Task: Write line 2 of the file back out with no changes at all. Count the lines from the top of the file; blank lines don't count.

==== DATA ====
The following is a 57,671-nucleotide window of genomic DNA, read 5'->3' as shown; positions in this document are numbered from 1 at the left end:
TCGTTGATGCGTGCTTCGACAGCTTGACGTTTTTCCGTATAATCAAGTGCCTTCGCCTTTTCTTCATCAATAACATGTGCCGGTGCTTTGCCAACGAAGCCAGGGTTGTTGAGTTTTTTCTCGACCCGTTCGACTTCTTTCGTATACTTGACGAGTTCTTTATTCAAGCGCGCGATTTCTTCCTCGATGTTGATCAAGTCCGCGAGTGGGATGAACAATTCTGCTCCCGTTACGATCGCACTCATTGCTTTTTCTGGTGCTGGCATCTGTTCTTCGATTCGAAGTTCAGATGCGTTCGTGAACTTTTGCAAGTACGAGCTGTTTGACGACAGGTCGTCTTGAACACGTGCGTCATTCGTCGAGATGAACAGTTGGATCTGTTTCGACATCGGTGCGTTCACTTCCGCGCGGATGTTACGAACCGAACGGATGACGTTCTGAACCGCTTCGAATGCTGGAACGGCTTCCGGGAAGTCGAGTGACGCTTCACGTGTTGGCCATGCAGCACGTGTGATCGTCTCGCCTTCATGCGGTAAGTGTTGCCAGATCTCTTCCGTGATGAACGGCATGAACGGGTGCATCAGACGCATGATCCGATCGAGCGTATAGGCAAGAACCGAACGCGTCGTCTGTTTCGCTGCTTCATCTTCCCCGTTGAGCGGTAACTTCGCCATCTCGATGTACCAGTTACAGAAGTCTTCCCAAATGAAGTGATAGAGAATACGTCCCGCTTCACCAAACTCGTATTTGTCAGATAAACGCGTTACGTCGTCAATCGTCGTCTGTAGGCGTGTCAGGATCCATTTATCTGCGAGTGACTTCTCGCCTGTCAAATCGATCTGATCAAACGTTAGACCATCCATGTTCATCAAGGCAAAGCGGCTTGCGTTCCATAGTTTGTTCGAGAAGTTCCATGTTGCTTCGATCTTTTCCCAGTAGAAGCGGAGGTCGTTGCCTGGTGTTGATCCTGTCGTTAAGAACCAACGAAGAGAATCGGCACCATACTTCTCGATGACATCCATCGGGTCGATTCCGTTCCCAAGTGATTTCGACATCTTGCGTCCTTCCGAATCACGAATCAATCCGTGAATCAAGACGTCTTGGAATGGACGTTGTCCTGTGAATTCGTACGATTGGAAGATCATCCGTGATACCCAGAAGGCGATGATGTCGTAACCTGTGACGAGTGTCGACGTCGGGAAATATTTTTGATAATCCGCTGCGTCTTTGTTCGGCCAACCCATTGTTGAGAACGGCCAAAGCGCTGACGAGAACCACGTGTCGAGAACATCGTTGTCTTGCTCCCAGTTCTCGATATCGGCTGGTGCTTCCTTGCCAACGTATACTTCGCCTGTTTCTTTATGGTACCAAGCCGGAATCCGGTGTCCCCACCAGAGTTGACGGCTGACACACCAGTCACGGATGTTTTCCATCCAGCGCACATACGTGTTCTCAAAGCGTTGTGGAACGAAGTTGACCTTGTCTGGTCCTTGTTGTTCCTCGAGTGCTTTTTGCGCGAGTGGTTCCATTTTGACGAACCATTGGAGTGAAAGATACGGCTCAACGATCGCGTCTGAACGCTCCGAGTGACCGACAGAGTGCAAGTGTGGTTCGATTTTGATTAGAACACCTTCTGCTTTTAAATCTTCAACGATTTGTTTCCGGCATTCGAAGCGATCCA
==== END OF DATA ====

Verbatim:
TCGTTGATGCGTGCTTCGACAGCTTGACGTTTTTCCGTATAATCAAGTGCCTTCGCCTTTTCTTCATCAATAACATGTGCCGGTGCTTTGCCAACGAAGCCAGGGTTGTTGAGTTTTTTCTCGACCCGTTCGACTTCTTTCGTATACTTGACGAGTTCTTTATTCAAGCGCGCGATTTCTTCCTCGATGTTGATCAAGTCCGCGAGTGGGATGAACAATTCTGCTCCCGTTACGATCGCACTCATTGCTTTTTCTGGTGCTGGCATCTGTTCTTCGATTCGAAGTTCAGATGCGTTCGTGAACTTTTGCAAGTACGAGCTGTTTGACGACAGGTCGTCTTGAACACGTGCGTCATTCGTCGAGATGAACAGTTGGATCTGTTTCGACATCGGTGCGTTCACTTCCGCGCGGATGTTACGAACCGAACGGATGACGTTCTGAACCGCTTCGAATGCTGGAACGGCTTCCGGGAAGTCGAGTGACGCTTCACGTGTTGGCCATGCAGCACGTGTGATCGTCTCGCCTTCATGCGGTAAGTGTTGCCAGATCTCTTCCGTGATGAACGGCATGAACGGGTGCATCAGACGCATGATCCGATCGAGCGTATAGGCAAGAACCGAACGCGTCGTCTGTTTCGCTGCTTCATCTTCCCCGTTGAGCGGTAACTTCGCCATCTCGATGTACCAGTTACAGAAGTCTTCCCAAATGAAGTGATAGAGAATACGTCCCGCTTCACCAAACTCGTATTTGTCAGATAAACGCGTTACGTCGTCAATCGTCGTCTGTAGGCGTGTCAGGATCCATTTATCTGCGAGTGACTTCTCGCCTGTCAAATCGATCTGATCAAACGTTAGACCATCCATGTTCATCAAGGCAAAGCGGCTTGCGTTCCATAGTTTGTTCGAGAAGTTCCATGTTGCTTCGATCTTTTCCCAGTAGAAGCGGAGGTCGTTGCCTGGTGTTGATCCTGTCGTTAAGAACCAACGAAGAGAATCGGCACCATACTTCTCGATGACATCCATCGGGTCGATTCCGTTCCCAAGTGATTTCGACATCTTGCGTCCTTCCGAATCACGAATCAATCCGTGAATCAAGACGTCTTGGAATGGACGTTGTCCTGTGAATTCGTACGATTGGAAGATCATCCGTGATACCCAGAAGGCGATGATGTCGTAACCTGTGACGAGTGTCGACGTCGGGAAATATTTTTGATAATCCGCTGCGTCTTTGTTCGGCCAACCCATTGTTGAGAACGGCCAAAGCGCTGACGAGAACCACGTGTCGAGAACATCGTTGTCTTGCTCCCAGTTCTCGATATCGGCTGGTGCTTCCTTGCCAACGTATACTTCGCCTGTTTCTTTATGGTACCAAGCCGGAATCCGGTGTCCCCACCAGAGTTGACGGCTGACACACCAGTCACGGATGTTTTCCATCCAGCGCACATACGTGTTCTCAAAGCGTTGTGGAACGAAGTTGACCTTGTCTGGTCCTTGTTGTTCCTCGAGTGCTTTTTGCGCGAGTGGTTCCATTTTGACGAACCATTGGAGTGAAAGATACGGCTCAACGATCGCGTCTGAACGCTCCGAGTGACCGACAGAGTGCAAGTGTGGTTCGATTTTGATTAGAACACCTTCTGCTTTTAAATCTTCAACGATTTGTTTCCGGCATTCGAAGCGATCCA